The third track was a Tamil poem by Subramanya Bharathi called Naan. I had never heard it before. Even though it was not the main piece, he embellished the Thodi alapana the longest. He easily went through the lower and higher octaves without any strain on his voice. It captivated us all. Vittal played a short response to BMK’s longer alapana. I remember Vittal being confused at the beginning of the piece as he did not follow BMK after the latter sang the word “Naan” twice. This prompted immediate laughter from the audience. The Misra Chapu thalam suited Bharathi’s poetry and it almost felt like a marchingfilm song. BMK easily alternated between softer and louder notes throughout and his high Ma reverberated throughout the auditorium. The swaraprastara was filled with mathematics and unpredictability which kept me attentive throughout. He ended the piece with a high Sa.

Next was his composition from his Janaka Raja Manjari or Raganga Ravali (72 melakartha krithis he composed as a teen), Thamralochani in Lathangi. After a small alapana, he launched into the song. This was another new krithi for us. My father marveled at the sahitya, “He used Traahimam instead of Paahimam”. BMK made every note matter and there was not a dull moment. He made sure the accompaniments were there every step of the way. He sang some spellbinding swarams towards the end of the krithi.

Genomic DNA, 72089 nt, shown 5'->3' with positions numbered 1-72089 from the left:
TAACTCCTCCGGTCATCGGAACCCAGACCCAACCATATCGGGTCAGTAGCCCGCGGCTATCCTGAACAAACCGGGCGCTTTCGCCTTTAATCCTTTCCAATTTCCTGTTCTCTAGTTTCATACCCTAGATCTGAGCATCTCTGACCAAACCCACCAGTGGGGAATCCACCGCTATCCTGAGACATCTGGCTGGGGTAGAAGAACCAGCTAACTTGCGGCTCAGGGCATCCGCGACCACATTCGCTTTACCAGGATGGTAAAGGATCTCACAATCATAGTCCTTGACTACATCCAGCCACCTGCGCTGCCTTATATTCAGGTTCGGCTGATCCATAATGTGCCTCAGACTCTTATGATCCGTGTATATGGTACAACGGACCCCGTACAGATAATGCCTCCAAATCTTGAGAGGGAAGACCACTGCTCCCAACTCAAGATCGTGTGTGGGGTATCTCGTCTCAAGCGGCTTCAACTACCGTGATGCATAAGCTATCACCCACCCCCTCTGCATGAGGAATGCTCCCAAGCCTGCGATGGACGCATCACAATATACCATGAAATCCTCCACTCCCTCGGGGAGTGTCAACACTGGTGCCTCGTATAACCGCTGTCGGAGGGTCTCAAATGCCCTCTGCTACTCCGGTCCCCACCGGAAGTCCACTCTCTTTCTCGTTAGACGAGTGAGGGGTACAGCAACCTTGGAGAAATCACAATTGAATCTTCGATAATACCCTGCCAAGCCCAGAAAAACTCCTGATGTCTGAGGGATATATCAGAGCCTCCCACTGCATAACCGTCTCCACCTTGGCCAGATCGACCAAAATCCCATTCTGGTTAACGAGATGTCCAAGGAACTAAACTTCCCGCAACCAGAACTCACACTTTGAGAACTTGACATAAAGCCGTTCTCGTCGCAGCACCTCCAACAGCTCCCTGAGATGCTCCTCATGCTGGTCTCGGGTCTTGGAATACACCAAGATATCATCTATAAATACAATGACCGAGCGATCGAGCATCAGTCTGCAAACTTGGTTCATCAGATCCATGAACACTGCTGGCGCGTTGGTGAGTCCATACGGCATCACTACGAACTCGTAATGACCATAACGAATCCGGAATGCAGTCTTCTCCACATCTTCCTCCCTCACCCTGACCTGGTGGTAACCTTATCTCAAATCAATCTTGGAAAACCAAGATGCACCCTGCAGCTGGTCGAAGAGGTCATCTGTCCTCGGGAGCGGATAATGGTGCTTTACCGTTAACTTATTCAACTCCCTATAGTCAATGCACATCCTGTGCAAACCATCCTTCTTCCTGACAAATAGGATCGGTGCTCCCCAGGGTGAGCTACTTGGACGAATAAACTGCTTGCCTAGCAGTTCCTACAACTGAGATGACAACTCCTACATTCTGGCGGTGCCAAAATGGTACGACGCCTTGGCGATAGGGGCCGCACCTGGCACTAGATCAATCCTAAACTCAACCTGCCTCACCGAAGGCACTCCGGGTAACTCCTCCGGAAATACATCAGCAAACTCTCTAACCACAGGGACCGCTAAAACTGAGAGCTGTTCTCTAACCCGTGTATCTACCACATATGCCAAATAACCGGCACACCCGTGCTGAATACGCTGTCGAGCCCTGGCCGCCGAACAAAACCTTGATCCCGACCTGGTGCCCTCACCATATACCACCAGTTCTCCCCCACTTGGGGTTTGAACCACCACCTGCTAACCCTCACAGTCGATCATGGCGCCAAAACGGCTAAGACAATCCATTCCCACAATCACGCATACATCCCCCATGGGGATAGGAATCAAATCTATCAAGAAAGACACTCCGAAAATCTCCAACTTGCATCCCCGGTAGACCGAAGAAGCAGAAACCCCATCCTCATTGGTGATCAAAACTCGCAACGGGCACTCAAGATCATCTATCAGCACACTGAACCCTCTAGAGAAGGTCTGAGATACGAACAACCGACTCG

I don’t remember if it was before or after the main piece, but I do recall BMK saying that due to his old age, he was cutting down on the duration of his concerts to 2 hours. He then cracked some jokes prompting laughter from all of us.

The main piece was Samajavaragamana. When Dr. Saraswathi announced it, there was immediate applause. BMK’s alapana was surprisingly short, yet electrifying. He traveled through Hindolam, elaborating the lower and higher notes with bhavam. He ended it on an anticlimactic Ma. Vittal’s response was decent; I felt he was hesitant throughout the piece. Not a word or clap was sounded until the end of both alapanas.